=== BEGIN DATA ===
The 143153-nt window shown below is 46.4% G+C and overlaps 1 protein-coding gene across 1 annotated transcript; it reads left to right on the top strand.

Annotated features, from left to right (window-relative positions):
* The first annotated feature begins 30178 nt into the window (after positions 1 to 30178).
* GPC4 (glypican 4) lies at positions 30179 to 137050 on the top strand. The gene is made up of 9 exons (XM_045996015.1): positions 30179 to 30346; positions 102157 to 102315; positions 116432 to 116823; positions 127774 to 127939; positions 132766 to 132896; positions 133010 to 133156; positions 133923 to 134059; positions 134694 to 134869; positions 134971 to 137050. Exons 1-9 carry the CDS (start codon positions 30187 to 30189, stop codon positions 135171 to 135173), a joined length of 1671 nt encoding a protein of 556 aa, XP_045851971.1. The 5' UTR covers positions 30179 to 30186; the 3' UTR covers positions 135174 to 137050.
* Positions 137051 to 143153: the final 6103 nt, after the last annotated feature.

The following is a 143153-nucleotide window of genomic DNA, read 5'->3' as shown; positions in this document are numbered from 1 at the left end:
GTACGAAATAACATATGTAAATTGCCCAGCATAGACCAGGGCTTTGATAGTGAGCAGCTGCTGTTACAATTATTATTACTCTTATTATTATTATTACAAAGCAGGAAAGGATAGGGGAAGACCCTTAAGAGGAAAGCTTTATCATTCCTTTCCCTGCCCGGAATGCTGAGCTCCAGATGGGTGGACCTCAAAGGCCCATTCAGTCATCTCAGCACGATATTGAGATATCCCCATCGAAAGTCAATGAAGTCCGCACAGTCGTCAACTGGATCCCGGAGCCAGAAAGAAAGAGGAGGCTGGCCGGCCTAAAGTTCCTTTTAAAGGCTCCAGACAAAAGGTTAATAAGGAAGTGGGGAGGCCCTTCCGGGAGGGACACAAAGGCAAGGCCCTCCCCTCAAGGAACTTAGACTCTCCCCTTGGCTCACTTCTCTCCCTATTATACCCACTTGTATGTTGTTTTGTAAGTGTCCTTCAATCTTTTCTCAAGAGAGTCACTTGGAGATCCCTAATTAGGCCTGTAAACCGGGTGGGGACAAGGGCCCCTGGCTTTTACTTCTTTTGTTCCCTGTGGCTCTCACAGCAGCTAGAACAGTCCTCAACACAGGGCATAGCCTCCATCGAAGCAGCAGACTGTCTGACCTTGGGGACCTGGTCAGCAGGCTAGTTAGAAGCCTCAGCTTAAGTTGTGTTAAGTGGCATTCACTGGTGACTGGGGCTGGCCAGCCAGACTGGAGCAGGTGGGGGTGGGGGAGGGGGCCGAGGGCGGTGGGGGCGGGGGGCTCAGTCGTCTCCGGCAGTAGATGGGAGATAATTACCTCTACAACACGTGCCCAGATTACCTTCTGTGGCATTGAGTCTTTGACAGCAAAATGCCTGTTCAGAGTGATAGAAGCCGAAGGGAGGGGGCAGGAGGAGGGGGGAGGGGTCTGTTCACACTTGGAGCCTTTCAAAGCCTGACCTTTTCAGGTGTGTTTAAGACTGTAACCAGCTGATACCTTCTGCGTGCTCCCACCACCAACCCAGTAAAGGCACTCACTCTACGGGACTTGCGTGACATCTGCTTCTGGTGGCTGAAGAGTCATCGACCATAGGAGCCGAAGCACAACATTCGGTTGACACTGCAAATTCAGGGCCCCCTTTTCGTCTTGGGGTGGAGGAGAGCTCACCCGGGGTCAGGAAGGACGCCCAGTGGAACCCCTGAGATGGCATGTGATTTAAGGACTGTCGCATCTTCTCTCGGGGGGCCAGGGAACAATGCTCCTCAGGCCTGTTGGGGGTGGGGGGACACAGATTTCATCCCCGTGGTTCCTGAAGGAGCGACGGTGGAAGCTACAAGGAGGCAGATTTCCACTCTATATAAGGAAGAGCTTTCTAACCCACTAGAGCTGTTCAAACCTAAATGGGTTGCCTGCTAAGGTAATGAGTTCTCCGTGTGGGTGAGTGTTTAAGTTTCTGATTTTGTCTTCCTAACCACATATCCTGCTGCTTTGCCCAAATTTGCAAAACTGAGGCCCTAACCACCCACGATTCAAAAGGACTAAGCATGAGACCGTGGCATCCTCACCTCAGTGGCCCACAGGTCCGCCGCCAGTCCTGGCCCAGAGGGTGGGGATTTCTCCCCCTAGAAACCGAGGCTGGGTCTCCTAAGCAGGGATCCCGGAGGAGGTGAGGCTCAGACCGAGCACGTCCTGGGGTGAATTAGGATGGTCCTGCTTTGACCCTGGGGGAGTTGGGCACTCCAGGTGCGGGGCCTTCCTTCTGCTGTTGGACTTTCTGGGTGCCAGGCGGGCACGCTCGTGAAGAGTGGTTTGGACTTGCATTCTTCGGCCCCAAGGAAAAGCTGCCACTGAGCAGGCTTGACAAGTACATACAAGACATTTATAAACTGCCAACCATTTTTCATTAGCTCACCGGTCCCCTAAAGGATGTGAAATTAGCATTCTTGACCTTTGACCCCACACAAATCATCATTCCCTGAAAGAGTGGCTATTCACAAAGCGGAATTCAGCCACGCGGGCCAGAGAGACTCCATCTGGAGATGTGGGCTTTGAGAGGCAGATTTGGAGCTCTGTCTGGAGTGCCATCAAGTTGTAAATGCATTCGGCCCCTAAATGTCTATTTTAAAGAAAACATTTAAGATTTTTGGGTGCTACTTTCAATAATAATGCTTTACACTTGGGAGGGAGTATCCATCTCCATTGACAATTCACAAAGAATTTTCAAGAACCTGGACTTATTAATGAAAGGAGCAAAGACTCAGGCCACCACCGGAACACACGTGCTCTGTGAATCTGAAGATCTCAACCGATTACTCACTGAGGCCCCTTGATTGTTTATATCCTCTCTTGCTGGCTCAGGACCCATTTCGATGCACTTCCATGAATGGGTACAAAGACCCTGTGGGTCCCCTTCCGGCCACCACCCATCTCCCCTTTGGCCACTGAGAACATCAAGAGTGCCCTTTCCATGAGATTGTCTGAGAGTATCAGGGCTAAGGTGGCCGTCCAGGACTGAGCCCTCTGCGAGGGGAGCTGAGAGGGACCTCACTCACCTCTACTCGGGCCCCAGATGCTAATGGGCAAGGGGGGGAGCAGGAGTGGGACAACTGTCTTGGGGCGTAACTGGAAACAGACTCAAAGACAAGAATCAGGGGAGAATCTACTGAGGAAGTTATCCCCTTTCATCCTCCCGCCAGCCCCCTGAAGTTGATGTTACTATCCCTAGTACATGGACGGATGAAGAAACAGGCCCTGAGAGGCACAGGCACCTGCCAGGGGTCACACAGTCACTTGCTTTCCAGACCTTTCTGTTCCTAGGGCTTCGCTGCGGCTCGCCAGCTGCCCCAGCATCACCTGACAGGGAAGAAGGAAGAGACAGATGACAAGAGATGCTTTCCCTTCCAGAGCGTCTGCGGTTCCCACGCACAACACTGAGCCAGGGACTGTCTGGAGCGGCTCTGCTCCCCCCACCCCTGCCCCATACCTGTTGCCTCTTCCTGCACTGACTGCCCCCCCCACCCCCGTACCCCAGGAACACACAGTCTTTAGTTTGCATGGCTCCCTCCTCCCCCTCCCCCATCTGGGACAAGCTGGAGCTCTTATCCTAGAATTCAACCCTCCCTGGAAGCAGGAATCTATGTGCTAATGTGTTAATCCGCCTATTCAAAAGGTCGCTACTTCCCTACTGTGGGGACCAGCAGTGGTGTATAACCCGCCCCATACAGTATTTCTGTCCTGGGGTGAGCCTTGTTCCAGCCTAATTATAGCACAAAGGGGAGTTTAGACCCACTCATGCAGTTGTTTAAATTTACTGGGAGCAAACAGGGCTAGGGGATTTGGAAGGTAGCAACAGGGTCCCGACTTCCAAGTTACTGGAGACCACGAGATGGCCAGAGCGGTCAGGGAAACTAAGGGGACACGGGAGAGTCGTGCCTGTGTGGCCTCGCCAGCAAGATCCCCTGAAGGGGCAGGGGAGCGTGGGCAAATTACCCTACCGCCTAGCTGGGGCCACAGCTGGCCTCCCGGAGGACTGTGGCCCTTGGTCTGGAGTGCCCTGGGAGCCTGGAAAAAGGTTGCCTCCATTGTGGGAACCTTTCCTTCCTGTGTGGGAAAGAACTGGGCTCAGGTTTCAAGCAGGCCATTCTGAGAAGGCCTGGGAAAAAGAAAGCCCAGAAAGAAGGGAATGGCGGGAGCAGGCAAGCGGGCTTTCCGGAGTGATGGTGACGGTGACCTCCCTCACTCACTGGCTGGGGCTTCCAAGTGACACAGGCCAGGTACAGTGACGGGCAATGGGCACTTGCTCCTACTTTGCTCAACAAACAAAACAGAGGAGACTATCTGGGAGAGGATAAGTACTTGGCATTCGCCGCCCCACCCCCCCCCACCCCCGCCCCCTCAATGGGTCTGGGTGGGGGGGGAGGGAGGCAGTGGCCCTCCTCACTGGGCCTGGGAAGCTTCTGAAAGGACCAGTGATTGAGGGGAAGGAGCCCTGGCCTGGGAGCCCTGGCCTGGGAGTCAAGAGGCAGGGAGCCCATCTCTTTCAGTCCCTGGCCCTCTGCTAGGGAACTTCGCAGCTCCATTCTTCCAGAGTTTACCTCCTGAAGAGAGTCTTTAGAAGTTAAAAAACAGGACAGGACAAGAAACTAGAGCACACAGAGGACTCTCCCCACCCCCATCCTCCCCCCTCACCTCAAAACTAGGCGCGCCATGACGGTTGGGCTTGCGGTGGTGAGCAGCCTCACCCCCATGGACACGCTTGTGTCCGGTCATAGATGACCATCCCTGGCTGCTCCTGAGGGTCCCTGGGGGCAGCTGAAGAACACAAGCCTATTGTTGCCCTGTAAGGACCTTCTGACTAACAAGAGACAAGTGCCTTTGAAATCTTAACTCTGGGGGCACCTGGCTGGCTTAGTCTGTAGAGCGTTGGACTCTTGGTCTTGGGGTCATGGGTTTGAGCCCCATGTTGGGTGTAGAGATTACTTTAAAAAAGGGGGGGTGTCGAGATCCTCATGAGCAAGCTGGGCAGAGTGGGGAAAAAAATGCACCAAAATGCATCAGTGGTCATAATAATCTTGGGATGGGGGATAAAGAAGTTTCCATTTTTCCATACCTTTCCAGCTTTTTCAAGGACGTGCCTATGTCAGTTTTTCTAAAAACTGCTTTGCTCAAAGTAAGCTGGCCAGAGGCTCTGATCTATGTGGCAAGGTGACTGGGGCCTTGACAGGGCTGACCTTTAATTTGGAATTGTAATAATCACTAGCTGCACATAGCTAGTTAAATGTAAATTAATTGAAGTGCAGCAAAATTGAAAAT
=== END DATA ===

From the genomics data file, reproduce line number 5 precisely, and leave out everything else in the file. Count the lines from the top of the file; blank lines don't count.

* Positions 137051 to 143153: the final 6103 nt, after the last annotated feature.